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Activities \ Detailed Activities \ 2011 \ CIRCLE-MOUNTAIN Project


Kick-off meeting of the CIRCLE-MOUNTAIN Project

At the beginning of February 2011, in the University of Savoie at Chambery of South France, the Kick-off meeting of the Circle-Mount project, took place. In a two-days meeting, four accepted and funded collaborative programmes , which will be functioned in the next two years , were presented and commented. Dr V. Tritakis represented the MKF.

Short abstracts of the programmes can be viewed below.


The ARNICA project focuses on a probabilistic assessment of slope hazards related to debris flows and landslides and their impacts on transportation networks in the context of future climatic change. Τhis issue will be tackled through 5 work packages that focus on current and future climate scenarios, their impacts on the occurrence (frequency), run-out and spread of debris flows and landslides in three vulnerable Alpine regions located in France, Italy, and Switzerland, and a quantification of their consequences on national and trans-border transportation corridors from various hypotheses of frequentations by cars and trains or interruption of transportation corridors at the regional level. New approaches adapted to the operational needs of local and regional authorities and facilitated solutions for end-users will be proposed.


The EURAS-CLIMPACT initiative focuses on meteorological and climatologic aspects of glaciers and permafrost during the last fifty years. Therefore the change of four glaciers in Europe will be studied, namely the Pasterze - and Sonnblick Glacier in Austria, and the Storglaciδren and Kεrsa Glacier in Sweden, by reanalysing and downscaling global climate models of these regions. Based on these experiences, the impact of climate change on two glaciers in Central Asia will be quantified, namely on the Inylchek - and Karabatak Glacier in the central Tien Shan, where the Global Change Observatory "Gottfried Merzbacher" serves as a platform for international studies. European glaciers have been monitored since decades, an additional ground check of remote sensing data is mainly planned for the retreating but also advancing glaciers of the central Tien Shan.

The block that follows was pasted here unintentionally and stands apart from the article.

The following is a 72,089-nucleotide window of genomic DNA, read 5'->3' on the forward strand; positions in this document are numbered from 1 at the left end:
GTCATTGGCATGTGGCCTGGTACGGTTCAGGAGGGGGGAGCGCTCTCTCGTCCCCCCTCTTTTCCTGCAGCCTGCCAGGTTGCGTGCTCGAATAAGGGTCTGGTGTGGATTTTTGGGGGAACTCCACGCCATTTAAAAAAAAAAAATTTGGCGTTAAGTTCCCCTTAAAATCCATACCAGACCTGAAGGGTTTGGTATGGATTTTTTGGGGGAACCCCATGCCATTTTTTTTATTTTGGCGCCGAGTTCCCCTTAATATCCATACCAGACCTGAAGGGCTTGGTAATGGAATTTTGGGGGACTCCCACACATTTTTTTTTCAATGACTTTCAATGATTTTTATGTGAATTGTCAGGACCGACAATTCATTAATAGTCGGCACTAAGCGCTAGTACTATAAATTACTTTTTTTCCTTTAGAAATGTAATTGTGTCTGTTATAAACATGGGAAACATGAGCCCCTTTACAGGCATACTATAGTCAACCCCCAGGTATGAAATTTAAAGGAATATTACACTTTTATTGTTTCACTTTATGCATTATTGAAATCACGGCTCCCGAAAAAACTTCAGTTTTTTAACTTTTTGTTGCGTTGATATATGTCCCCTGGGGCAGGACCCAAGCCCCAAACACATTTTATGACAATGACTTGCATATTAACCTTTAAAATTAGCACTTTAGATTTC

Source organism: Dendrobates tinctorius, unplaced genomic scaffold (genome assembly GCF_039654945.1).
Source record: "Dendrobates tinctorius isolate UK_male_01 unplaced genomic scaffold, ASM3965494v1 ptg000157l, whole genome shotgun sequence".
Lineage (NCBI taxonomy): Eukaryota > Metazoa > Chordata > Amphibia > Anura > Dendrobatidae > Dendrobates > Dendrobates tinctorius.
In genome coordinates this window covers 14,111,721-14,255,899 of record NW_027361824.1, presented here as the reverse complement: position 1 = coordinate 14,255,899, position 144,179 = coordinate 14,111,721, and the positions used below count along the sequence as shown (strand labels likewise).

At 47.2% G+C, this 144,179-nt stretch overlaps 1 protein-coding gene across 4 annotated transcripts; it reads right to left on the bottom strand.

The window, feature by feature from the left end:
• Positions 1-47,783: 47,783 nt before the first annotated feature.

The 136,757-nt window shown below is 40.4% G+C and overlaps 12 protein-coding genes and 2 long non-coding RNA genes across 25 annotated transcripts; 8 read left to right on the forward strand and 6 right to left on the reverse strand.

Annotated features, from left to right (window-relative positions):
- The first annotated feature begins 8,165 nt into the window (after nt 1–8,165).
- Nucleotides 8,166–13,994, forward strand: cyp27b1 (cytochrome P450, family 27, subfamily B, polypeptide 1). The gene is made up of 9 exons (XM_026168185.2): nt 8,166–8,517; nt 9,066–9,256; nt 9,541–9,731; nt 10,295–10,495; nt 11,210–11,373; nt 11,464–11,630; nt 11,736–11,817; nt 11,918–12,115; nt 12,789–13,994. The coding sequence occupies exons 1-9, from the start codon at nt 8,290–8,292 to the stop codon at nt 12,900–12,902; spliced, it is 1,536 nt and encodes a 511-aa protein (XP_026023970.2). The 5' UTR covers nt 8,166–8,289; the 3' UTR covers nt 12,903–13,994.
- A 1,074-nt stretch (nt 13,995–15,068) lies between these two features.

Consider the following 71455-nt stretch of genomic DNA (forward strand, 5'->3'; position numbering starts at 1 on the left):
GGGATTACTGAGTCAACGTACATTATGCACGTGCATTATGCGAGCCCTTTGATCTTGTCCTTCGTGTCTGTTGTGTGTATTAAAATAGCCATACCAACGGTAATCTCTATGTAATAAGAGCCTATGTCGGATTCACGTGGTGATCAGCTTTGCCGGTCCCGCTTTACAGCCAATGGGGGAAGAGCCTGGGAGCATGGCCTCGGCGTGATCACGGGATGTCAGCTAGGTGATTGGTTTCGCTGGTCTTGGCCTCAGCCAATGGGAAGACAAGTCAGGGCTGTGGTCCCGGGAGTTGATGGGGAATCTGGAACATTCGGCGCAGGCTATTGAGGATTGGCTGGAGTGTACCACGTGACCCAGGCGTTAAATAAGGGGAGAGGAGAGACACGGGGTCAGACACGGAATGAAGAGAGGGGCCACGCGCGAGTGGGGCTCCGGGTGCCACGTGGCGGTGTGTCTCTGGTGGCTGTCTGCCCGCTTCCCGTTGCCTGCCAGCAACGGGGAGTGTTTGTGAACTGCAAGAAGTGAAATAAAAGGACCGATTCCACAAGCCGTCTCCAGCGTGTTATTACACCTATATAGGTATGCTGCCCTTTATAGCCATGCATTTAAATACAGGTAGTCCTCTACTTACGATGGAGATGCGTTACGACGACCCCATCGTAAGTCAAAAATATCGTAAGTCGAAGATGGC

Landslides across the Alpine countries are recognized by practitioners, politicians and scientists as having a major socio-economic impact, and may represent a significant risk for the population and the properties in particular locations. The ChangingRISKS project intends to develop an advanced understanding of how global changes (related to both environmental and climate change as well as socio-economical developments) will affect the temporal and spatial patterns of landslide hazards and associated risks in two territories of the Alps, and how these changes can be assessed, modeled and communicated (through mapping procedures) to stakeholders.


The combination of and land use changes has triggered important land cover changes in European mountains over the past 50 years. Interactive effects between land use and climate changes still represent a critical gap in our understanding of carbon dynamics. CAMELEON, attempts to understand and forecast changes in the carbon stocks and fluxes in mountain ecosystems. A key objective is to model the effects of climatic changes on carbon dynamics at the landscape scale, with explicit incorporation of land cover changes.

Details and extended analysis of the programmes can be seeked in the official web site of CIRCLE


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